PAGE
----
It’s a great question and it’s also a good exercise for us to continually clarify our thinking!

Consider these three points as a primer in conflict, or Conflict 101.
1. Conflict is inescapable. Given our differences in gender, background, cultural distinctiveness, and personality it’s no wonder we disagree a lot!
2. The problem is not conflict itself, but how people relate to one another when they are in conflict.
3. Conflict is a good and necessary thing because:
-It brings up different points of view
-It clears the air
-It reveals that competing values are at stake
-It leads to the resolution of complex issues

We say a lot more in our book and give tons of practical exercise, but with those three points you can grasp our basic argument. And you can see why we are so excited about the potential of people grasping what it means to thrive through conflict by living in the Blue Zone!

Preserving The Past, Shaping The Future


November 11, 2015

It’s one thing to acknowledge that organizational cultures which result in engaged employees are essential. It’s another thing to actually lead the way in crafting these cultures.   Culture-shaping always involves leading change with creativity, courage, and sensitivity. Our great aspiration is to help you do that – and none of us can do it alone. As you begin your journey as a culture-shaper, there are two initial things to keep in mind:

1. Distinguish what needs to be preserved from what needs to change. More than likely, you will be involved in leading large scale change and transformation as you craft a winning culture. As you do so, it will be important that you are very conscious and intentional around those things that must not change. Your organization’s code and values will likely not change and to do so could be fatal to the larger change effort. Your strategy will likely change – and many of your systems and processes – but as you architect these changes make sure that you protect the essential  and agreed-upon values of your organization.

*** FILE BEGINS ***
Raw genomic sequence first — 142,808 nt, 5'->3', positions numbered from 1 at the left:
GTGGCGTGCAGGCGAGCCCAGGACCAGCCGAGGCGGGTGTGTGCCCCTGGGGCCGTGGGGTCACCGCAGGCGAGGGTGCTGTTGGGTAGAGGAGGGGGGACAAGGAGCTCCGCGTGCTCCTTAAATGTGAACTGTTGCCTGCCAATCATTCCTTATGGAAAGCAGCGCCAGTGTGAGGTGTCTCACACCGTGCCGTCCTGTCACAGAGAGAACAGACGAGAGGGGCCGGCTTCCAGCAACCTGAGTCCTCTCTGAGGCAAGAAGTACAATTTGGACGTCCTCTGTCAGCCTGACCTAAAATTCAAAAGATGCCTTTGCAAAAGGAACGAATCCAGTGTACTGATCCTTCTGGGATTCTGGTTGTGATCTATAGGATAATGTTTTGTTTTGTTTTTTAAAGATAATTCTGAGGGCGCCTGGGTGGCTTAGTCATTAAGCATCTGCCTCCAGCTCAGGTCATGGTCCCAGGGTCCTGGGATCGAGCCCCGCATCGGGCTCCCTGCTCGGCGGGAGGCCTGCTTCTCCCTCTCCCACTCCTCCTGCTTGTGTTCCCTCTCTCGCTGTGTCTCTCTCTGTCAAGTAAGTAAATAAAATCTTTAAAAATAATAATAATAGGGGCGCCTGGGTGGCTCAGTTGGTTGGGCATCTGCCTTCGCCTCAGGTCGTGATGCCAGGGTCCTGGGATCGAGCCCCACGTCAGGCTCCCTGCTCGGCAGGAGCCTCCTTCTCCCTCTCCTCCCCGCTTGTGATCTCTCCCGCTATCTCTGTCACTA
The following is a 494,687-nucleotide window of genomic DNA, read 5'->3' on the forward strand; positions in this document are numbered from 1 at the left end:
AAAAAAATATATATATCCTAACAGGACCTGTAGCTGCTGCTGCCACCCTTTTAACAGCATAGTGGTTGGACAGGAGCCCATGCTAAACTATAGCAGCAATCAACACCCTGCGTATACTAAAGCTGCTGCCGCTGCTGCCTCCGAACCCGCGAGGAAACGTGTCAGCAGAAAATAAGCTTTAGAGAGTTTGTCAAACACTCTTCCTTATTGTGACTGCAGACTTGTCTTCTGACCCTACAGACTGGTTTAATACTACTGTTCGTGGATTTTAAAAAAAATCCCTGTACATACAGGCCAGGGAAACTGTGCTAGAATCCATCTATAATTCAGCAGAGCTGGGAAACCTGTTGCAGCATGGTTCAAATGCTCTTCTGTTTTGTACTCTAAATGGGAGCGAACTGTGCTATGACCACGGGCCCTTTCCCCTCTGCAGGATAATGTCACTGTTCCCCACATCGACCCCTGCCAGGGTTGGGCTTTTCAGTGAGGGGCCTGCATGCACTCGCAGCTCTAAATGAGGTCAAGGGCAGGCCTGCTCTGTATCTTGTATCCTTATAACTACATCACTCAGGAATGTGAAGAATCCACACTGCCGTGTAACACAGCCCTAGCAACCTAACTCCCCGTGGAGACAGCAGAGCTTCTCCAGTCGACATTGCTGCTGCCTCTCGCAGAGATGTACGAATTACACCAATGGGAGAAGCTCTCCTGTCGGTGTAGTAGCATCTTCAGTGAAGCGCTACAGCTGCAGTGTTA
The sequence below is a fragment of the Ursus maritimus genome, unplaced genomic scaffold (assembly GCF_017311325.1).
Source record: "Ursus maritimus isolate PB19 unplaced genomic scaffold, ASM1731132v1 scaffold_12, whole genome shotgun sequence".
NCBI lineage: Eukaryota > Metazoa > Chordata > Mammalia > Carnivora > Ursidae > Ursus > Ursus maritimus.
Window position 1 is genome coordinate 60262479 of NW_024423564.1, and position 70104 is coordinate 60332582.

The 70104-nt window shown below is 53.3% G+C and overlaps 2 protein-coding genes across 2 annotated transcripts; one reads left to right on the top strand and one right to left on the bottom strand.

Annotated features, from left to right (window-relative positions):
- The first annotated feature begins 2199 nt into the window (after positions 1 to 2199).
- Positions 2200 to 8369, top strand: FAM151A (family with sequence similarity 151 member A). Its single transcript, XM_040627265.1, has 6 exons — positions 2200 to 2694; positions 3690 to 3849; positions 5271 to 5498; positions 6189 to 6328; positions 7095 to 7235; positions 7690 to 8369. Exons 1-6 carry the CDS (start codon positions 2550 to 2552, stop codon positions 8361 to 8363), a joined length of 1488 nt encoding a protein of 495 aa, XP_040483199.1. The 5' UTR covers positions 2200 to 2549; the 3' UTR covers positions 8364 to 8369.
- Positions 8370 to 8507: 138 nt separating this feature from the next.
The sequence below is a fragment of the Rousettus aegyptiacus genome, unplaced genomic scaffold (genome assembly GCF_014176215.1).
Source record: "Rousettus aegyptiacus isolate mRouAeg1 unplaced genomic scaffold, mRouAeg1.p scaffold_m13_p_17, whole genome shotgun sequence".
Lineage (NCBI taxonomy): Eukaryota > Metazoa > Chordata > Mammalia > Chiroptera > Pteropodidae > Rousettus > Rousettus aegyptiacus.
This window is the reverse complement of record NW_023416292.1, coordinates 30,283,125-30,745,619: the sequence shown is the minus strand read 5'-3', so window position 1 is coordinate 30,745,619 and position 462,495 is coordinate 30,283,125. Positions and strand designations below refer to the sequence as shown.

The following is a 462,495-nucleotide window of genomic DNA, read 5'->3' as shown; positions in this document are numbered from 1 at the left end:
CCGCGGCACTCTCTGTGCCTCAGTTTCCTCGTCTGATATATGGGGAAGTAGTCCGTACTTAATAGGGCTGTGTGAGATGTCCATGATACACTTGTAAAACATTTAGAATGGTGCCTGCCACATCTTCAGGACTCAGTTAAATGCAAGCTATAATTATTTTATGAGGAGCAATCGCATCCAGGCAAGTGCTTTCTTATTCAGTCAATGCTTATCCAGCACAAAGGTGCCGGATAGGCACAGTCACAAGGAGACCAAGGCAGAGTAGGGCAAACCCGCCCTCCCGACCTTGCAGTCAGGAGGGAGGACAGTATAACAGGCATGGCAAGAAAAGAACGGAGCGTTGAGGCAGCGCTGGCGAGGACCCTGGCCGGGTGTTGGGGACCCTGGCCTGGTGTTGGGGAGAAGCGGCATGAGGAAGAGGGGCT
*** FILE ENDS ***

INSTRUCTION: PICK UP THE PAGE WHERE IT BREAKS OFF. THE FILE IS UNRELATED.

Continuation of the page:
2.  Be careful not to condemn the past. Always frame your vision in a positive, upbeat way. Your job is not to erase the past but rather to leverage the past to help people envision a brighter future. The people you are leading have not failed in the past. Your job is to spur them – together – to greater heights. People own the past – they lived it, experienced it, were invested in it. Always honor the past even as you build a new culture for the future. Even the most painful pasts have some bright moments, some heroic stories, some living-out of values you can take and build upon.

Marty Linsky and Ronald Heifetz offer a classic definition of leadership: “Disappointing people at a rate they can tolerate”.

That always gets a laugh, but it’s  true. The skill of culture-shaping lies in turning this early disappointment into hope and energy rallied around a vision of a bright future where your people are fully engaged and your organization is winning.

What about your organization? What needs to change and what needs to be valued and preserved? How can you sharpen the picture you are painting of a preferred future?

You Are Different, Intentionally


November 10, 2015

One of our signature beliefs at TAG is that every person is made different to make a difference. We call this your Intentional Difference.

The idea is simple. 85% of what you do, most people can do. 10% of what you do, select others have the capacity to do with the proper training and opportunity. That leaves 5%, and that five percent makes all the difference.

That five percent is made up of the unique talents, skills, and experiences you have that combine to make a contribution no one else can quite match. It is where you are of maximum value to others, to your organization, to your community -and where you find your greatest joy.

One of our greatest joys is helping others identify their Intentional Difference (ID) or, if you prefer, their 5%. Your ID emerges as you take a look at six dimensions of your life, your:

  • Critical Outcome
  • Driving Passion
  • Assimilated Experience
  • Cumulative Knowledge
  • Emergent Skill
  • Prevailing Talent

We have helped many hundreds of men, women, students and even children unlock their ID and in so doing find joy and fulfillment in making their unique contribution. We have helped countless teams understand each others’ ID and begin to function at a higher level of productivity and excellence than ever before.

The key is that we have to be intentional about our difference – we don’t begin to excel in our 5% automatically.

You can read more about Intentional Difference here and we’d love for you to contact us to find out more about how you can discover your 5% and help your team do so as well.

It truly can change everything for you and for the teams with which you serve.